“Gonder and Alagoz, both Kurdish, went to Syria together in October 2014 to the town of Kobani with the same group,” one senior government official said, referring to a town near the Turkish border which at that time was under siege by Islamic State.
“The political climate (in Adiyaman) was quite conducive to radicalization. Conservative Kurdish youth were marginalized.”
Adiyaman is more conservative than other parts of Turkey’s predominantly Kurdish southeast, where many Kurds were incensed by Ankara’s reluctance last year to help their brethren in Syria defend Kobani against an Islamic State siege.
A Kurdish insurgency, launched in 1984, has cost over 40,000 lives. It has entered a new, more pernicious stage since the collapse of a two-year-old ceasefire in July, presenting Turkey effectively with a war on several fronts - with Kurdish fighters, with Islamic State and with leftist militants.
The opposition CHP, in a report written after a visit to Adiyaman earlier this year, said that based on what residents have been telling them it believed 300-500 people may have joined Islamic State from Adiyaman - a number that many might consider rather high.
Gonder and Alagoz were not the only families in Adiyaman to report young male relatives to the authorities in recent years, fearing they had left to join Islamic State in Syria.
Investigators asked some to provide blood for forensic testing in the days after the Ankara bombing, which targeted a rally of leftist pro-Kurdish activists and civic groups.
Retired Adiyaman municipal worker Hikmet Kizilbay, 53, and his wife were among those asked to give blood. Their son, Haci, was identified in Turkish newspapers as among 21 people being investigated over the Ankara blasts, 18 of them from Adiyaman.
Kizilbay said he reported his son to police two years ago after he disappeared, abandoning plans to go to university. He returned some seven months later and tried to take his mother’s gold bracelets, accusing her of being an infidel and saying he wanted to give money to “our Muslim brothers fighting in Syria”.
“He’s gone, they brainwashed him,” Kizilbay told Reuters, fighting back tears as he sat in the car he now uses to earn money as a private taxi driver.
“Even if he comes back again, he’s not the same person any more ... If he’s going to harm our society, kill our soldiers, police, teachers and students, it’s best he comes back in a coffin,” Kizilbay said.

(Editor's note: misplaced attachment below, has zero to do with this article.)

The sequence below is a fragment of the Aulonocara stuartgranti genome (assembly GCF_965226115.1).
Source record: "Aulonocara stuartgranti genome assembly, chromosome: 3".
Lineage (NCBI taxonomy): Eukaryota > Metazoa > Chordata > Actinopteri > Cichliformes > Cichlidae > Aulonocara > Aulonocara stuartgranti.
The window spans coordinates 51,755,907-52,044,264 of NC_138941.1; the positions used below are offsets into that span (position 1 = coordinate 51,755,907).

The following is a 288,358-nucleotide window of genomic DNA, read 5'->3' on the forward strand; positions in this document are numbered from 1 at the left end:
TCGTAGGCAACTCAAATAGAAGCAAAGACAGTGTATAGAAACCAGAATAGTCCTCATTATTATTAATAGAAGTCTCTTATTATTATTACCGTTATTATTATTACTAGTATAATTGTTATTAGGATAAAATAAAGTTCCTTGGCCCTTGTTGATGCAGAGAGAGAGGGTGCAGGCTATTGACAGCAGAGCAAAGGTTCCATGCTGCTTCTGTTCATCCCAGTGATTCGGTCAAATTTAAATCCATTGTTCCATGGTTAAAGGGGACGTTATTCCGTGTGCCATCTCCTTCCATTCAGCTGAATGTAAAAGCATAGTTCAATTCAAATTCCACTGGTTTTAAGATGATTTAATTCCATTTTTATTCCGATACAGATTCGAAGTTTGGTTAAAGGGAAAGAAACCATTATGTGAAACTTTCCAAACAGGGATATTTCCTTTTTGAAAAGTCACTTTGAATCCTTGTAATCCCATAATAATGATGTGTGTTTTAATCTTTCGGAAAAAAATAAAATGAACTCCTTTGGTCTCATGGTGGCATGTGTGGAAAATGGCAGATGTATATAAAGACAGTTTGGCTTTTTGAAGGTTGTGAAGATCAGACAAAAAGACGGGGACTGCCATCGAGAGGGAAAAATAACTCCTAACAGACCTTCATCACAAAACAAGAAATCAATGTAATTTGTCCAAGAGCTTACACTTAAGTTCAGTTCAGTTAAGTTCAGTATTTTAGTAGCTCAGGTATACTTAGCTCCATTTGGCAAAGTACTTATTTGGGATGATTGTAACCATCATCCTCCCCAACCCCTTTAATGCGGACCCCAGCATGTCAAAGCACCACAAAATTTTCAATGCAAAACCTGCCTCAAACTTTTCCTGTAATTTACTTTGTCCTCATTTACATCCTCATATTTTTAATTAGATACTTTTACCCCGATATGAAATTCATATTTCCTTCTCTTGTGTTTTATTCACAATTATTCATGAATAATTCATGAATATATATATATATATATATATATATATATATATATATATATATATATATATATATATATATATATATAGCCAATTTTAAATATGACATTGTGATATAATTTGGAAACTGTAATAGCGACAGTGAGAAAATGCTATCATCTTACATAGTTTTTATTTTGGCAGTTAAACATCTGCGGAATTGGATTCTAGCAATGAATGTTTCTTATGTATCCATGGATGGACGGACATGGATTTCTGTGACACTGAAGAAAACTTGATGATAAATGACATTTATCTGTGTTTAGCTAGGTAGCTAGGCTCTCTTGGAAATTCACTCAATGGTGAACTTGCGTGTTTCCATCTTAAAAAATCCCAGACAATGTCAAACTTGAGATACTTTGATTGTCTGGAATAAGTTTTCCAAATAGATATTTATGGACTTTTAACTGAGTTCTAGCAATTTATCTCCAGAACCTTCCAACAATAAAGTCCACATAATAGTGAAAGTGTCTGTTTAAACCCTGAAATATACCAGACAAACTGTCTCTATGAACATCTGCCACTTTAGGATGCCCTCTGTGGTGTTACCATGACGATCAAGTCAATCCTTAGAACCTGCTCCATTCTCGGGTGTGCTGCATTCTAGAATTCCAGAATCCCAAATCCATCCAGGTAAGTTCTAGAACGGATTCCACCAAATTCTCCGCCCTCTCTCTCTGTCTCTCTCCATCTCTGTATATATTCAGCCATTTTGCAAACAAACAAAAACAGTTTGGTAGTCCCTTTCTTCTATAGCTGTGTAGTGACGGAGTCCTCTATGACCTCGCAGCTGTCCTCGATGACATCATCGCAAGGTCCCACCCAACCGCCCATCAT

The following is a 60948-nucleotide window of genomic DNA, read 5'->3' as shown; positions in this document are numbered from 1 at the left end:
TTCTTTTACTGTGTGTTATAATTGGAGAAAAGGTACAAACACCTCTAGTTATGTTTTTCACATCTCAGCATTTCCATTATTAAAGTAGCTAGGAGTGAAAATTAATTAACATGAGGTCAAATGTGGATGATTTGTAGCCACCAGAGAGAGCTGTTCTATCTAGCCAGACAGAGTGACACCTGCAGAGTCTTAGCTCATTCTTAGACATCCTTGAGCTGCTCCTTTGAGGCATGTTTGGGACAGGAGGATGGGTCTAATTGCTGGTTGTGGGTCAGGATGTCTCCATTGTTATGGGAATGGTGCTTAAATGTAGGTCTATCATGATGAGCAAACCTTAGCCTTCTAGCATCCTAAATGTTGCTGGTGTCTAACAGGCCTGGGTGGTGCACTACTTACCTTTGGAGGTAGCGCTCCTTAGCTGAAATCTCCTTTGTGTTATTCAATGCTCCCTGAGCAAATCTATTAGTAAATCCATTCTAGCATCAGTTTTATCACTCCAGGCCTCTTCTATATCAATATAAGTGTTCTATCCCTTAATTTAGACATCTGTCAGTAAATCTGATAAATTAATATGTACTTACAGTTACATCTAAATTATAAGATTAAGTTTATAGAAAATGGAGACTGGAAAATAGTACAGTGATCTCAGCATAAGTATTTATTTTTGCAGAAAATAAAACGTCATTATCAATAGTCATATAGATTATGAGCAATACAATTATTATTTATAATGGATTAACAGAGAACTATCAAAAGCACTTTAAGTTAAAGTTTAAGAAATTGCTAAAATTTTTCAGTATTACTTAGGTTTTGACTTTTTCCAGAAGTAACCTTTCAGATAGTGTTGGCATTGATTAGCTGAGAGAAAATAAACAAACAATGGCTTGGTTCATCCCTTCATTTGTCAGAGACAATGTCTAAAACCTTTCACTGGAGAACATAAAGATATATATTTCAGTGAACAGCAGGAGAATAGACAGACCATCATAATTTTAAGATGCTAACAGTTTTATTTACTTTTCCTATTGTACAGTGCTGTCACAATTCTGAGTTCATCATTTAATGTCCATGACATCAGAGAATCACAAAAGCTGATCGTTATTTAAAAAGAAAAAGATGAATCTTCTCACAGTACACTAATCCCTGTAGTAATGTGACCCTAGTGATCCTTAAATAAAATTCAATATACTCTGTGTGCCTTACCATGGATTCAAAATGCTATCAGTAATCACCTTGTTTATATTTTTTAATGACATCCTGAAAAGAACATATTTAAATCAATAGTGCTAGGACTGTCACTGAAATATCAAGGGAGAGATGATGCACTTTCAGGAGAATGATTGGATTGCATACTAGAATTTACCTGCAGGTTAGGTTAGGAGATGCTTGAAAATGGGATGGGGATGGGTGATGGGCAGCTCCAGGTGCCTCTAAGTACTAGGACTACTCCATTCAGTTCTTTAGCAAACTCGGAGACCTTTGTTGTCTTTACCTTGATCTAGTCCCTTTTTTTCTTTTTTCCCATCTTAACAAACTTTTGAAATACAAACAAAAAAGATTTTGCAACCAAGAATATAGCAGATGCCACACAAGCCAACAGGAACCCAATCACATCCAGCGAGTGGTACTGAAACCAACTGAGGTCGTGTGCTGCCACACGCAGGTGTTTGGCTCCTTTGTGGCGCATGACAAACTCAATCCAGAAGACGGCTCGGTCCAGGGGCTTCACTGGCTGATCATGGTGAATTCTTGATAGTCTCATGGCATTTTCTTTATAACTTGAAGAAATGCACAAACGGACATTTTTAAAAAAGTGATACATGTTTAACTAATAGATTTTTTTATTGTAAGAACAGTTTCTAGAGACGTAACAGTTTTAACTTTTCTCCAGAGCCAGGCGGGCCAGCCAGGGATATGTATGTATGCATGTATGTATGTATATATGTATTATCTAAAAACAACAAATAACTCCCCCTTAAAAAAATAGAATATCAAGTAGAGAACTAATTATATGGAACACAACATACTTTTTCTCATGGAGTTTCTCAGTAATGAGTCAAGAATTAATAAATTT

The possibility that a group known to the authorities carried out the Ankara bombing has heaped pressure on the government, already under fire from opponents for failing to give more transparent information on its investigations into the Diyarbakir and Suruc attacks.
Prime Minister Davutoglu said on Wednesday an investigation was underway into possible intelligence failures and that “any negligence” would be uncovered.
But he said it was difficult for Turkey, which has taken in more than 2 million Syrian refugees, to monitor every single individual crossing the 900 km (560-mile) border.
Ercan Gonder said his cousin Orhan had begun behaving in a bizarre way in early 2014.
“He refused to sit with his female cousins at the dining table, he started praying fives times a day, he began wearing loose clothes,” Gonder said.
“It never occurred to us he would go and join Islamic State, frankly. But in October 2014 he began going to the tea shop more and more.”
Osman Suzen, head of the local branch of Turkey’s Human Rights Association said the brothers saw Adiyaman as a prime territory for recruitment.
“The driving force was their social ties. These boys knew each other, they believed in each other and that’s how they convinced each other. All these people, their names are present in the state’s records but until this day no serious investigation has been launched.”
Additional reporting by Jonny Hogg and Nick Tattersall in Ankara; Writing by Nick Tattersall; editing by Ralph Boulton